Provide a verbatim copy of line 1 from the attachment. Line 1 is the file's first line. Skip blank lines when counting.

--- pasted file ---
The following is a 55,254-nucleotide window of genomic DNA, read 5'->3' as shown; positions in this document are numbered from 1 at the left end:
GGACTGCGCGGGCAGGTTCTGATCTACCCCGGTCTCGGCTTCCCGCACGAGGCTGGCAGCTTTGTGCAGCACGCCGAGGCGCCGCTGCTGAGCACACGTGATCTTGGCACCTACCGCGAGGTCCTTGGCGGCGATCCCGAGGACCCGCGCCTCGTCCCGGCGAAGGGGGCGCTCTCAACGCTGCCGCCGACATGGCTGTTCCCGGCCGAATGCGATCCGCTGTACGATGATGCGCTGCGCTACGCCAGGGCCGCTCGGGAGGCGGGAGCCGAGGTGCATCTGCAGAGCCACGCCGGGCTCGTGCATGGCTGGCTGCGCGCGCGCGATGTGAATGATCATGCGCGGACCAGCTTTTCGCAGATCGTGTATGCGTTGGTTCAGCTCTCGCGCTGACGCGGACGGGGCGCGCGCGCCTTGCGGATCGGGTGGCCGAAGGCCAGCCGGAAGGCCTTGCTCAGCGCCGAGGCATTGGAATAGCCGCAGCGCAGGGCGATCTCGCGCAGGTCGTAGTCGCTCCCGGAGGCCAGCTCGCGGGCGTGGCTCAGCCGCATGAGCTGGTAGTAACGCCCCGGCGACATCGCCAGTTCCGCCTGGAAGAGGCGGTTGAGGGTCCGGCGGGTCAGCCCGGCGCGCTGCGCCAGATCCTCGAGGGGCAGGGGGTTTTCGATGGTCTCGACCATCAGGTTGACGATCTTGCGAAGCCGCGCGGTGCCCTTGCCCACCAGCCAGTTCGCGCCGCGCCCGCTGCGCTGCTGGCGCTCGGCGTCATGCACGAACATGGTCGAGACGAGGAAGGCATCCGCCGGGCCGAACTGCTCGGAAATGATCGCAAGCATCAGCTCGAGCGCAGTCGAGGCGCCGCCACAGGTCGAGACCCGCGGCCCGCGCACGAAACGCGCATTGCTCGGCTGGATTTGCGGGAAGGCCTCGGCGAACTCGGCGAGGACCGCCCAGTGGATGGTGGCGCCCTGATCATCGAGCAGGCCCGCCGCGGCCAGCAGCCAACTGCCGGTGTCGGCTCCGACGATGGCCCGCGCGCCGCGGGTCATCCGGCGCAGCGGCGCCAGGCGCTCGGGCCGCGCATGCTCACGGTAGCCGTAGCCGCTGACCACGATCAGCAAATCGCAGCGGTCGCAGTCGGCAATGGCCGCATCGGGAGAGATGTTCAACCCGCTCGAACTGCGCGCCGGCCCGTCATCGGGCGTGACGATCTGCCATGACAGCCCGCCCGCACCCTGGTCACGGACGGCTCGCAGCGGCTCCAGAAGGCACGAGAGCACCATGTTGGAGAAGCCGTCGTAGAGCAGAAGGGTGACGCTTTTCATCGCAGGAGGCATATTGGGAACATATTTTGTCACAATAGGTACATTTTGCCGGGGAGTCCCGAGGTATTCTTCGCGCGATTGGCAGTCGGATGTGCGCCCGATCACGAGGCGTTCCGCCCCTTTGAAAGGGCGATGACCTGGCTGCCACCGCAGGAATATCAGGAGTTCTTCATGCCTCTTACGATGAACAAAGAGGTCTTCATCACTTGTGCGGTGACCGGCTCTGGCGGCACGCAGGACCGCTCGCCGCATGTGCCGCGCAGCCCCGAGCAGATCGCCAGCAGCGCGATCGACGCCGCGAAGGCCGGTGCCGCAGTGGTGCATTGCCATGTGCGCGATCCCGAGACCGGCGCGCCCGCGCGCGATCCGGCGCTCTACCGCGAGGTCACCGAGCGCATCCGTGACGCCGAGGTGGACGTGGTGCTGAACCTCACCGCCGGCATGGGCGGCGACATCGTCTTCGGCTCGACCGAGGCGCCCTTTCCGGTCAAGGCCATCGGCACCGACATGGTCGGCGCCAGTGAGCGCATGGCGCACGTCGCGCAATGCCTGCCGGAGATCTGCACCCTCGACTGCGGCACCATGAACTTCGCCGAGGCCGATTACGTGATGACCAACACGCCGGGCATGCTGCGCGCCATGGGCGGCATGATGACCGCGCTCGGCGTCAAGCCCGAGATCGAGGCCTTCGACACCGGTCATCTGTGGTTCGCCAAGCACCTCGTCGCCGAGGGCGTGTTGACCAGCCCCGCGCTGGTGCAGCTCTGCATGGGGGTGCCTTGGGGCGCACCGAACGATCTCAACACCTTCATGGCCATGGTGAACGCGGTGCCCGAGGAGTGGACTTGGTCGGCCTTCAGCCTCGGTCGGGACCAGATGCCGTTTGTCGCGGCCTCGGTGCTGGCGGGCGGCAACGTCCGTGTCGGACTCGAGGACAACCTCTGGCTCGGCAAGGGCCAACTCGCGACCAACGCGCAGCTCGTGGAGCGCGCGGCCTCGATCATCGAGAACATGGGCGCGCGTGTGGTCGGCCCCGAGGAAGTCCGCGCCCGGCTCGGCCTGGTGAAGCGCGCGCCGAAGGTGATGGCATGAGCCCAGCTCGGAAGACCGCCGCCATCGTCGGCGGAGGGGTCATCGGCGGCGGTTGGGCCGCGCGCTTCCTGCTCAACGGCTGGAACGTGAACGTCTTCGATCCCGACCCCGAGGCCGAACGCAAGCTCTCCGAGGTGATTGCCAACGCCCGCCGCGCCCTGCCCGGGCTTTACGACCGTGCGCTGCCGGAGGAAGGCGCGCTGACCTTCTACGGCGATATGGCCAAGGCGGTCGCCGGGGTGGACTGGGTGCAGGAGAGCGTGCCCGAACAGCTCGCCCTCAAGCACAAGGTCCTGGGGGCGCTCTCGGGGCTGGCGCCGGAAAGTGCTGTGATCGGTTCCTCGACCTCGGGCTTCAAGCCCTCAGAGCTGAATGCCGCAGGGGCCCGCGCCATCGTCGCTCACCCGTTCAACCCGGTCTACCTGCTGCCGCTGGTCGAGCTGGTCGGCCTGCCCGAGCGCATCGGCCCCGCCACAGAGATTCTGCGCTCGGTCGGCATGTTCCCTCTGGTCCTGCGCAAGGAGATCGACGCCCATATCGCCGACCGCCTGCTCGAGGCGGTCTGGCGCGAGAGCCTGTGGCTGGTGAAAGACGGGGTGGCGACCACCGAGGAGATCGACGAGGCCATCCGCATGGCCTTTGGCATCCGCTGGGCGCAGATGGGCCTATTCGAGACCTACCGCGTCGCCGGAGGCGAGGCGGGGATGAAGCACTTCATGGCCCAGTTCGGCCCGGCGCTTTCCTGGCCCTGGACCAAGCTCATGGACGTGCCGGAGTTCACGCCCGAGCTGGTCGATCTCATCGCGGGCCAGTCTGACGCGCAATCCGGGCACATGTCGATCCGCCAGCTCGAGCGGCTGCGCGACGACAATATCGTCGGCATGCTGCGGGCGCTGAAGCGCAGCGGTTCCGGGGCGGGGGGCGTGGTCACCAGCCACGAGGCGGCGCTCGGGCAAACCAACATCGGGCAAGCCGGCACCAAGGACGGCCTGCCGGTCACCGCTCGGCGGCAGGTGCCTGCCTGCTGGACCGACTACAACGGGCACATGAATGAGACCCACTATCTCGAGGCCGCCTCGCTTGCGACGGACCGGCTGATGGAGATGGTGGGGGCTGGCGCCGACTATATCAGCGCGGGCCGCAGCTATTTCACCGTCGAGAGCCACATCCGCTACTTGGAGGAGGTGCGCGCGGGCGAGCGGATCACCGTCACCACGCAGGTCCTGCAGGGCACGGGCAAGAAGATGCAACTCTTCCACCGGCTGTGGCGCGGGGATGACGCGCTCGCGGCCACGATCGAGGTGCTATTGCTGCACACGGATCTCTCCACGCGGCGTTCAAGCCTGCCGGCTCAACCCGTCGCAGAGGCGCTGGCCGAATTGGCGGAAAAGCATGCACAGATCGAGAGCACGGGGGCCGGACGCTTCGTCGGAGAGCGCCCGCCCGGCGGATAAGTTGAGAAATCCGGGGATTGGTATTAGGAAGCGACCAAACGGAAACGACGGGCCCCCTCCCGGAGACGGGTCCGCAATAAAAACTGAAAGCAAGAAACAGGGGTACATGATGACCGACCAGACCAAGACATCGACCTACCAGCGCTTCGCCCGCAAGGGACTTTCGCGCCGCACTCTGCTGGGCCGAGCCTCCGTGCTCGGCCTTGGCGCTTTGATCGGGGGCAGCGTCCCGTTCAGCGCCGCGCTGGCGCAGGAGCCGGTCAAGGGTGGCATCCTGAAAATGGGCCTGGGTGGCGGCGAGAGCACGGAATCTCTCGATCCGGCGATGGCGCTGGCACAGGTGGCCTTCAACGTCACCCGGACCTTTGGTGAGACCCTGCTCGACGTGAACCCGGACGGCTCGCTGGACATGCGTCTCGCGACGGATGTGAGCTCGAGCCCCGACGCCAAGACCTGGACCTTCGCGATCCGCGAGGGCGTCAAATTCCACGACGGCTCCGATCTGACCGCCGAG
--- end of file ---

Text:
The following is a 55,254-nucleotide window of genomic DNA, read 5'->3' as shown; positions in this document are numbered from 1 at the left end: